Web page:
Advent is certainly a time of waiting, but from the perspective of many a high school senior the anticipation of Christmas inevitably takes a temporary back seat. For them the revelation of the God-Man in the manger in Bethlehem can only be fully appreciated once all of the early admission decisions have been disclosed. It is a time of great tension, especially for those who believe themselves to be on the fence and those whose schools are among the last to send out the email announcing the new members of the Class of 2023.
As someone who has lived through two early application seasons as a parent I really feel for those young men who sit in front of me each day and whose minds are fixated on that fateful moment that will either open wide the door of their dream school or slam it shut.
One thing that these almost four decades of pre-Christmas jitters has taught me is a sense of perspective. Once the initial elation of acceptance or agony of denial – not to mention the utter ambivalence of deferral – wears off there is the reality of the decision ahead. A friend of mine is in the college admissions game and he likes to tell young people that once all of the schools make their decisions then all of the power shifts to the students. Given the schools to which a young woman or young man has been accepted, what choice will she or he make? Where will that check be sent? It is now the school’s turn to wait in limbo until that May 1 deadline passes.
For my money, the key question that each student must ask is: Why do I want to attend this particular school and not another?
From the perspective of a thoughtful young Catholic, the question “Which school is best?” should really be worded, “Which school will best assist me in my quest to love God above all things and my neighbor as myself?” In A Man for All Seasons Sir, soon to be Saint, Thomas More comments to the newly minted Attorney General for Wales, a man who got his position because of his perjury against More, “It profit a man nothing to sell his soul for the whole world – but for Wales?” To receive a degree from (name any school of world renown) and to come out the other side less suitable for eternal life with God and His angels and saints literally profits our students nothing.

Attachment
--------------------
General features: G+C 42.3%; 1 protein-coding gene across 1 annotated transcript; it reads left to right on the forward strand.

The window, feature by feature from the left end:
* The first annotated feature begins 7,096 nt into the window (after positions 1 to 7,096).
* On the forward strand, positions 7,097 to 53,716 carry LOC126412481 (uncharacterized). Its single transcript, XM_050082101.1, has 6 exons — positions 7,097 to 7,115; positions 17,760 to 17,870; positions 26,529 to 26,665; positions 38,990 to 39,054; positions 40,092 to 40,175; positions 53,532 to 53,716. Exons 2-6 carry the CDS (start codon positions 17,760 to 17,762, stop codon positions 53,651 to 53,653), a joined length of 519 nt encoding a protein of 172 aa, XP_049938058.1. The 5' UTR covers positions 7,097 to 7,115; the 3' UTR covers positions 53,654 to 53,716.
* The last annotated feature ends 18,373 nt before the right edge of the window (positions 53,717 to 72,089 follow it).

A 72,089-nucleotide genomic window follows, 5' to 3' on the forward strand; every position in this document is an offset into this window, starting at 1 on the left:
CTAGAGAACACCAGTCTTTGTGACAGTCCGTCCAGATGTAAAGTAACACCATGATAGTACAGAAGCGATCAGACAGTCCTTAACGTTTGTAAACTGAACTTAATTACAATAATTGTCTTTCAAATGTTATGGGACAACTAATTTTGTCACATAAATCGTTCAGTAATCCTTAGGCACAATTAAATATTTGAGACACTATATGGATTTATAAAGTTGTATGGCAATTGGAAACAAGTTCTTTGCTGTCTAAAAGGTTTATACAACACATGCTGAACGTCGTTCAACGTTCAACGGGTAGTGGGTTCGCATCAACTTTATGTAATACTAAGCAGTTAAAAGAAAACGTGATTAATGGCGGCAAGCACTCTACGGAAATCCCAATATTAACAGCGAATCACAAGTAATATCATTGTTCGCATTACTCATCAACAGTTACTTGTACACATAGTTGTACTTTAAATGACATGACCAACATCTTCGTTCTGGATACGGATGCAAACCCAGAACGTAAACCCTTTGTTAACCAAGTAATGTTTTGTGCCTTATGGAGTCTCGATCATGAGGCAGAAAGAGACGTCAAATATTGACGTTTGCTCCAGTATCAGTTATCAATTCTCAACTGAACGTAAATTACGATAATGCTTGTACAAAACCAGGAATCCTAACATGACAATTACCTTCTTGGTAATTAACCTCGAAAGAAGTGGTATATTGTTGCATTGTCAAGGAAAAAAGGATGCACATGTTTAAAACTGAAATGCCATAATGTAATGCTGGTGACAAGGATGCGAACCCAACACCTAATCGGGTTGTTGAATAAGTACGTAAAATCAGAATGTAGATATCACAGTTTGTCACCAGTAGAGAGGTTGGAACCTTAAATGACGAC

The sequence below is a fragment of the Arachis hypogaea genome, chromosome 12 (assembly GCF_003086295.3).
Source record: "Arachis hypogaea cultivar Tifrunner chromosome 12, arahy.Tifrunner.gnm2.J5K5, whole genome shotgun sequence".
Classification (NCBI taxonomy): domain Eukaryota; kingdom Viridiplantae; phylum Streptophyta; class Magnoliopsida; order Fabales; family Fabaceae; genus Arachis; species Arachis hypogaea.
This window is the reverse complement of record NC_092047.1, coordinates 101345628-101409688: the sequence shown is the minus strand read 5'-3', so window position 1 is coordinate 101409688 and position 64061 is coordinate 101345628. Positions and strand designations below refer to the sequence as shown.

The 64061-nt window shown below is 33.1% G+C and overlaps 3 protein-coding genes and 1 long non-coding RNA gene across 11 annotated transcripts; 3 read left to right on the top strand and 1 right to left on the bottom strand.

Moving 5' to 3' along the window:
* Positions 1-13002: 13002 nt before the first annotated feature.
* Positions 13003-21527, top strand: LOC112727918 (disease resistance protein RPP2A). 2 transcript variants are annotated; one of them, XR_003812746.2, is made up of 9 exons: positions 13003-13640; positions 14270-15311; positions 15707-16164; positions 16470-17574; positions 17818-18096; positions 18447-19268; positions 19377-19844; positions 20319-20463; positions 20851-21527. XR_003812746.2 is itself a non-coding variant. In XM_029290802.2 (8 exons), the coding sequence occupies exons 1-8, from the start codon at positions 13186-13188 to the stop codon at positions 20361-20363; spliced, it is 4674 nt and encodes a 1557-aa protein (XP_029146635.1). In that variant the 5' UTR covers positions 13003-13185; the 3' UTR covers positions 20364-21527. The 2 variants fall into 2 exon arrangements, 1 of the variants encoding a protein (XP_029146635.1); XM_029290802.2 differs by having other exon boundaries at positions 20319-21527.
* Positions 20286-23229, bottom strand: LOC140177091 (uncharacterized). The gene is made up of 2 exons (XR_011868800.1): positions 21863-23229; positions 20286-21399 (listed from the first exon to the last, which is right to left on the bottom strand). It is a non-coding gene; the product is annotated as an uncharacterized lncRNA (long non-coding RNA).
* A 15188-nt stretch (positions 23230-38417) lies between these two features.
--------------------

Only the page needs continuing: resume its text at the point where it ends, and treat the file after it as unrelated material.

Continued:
Last week Mike McLaughlin ’85 informed me that his soccer coach at Quincy College (now University) had died. Mike’s first words, even before he showed me a clip from C-SPAN where his coach was being honored in Congress, were that he couldn’t remember one thing that Jack Mackenzie taught him about soccer. For Coach Mackenzie it was all about imparting wisdom and learning the important lessons of life with the beautiful game as a mere backdrop. From day one his protégé Mike McLaughlin has formed the Saint Ignatius soccer program into one that would bring a sense of pride to Coach Mackenzie.
For Mike, Quincy was the answer to the question that any thoughtful young Catholic asks when deciding where to attend school after Saint Ignatius. As Mike and his family begin looking at colleges and soccer programs for their oldest son Matthew ’20 it goes without saying that they are looking for a school that has had the wisdom to hire someone in the mold of Coach Mackenzie.
And that should be the template for each of our young men – athlete or not. Each should be on a quest to find the school where their shining lights are people like Coach Mackenzie – whether in the athletic department or in an academic discipline, a dormitory or campus ministry.
Because there is no “Guide to the Colleges with the Best People,” most students have to rely on the traditional rankings in order to choose the “best” college, but, fortunately, after four years at Saint Ignatius and eighteen years of living in great families our seniors have been given the tools to help them choose a school that is much more than its rankings and therefore would – to paraphrase St. Thomas More – profit a man everything.
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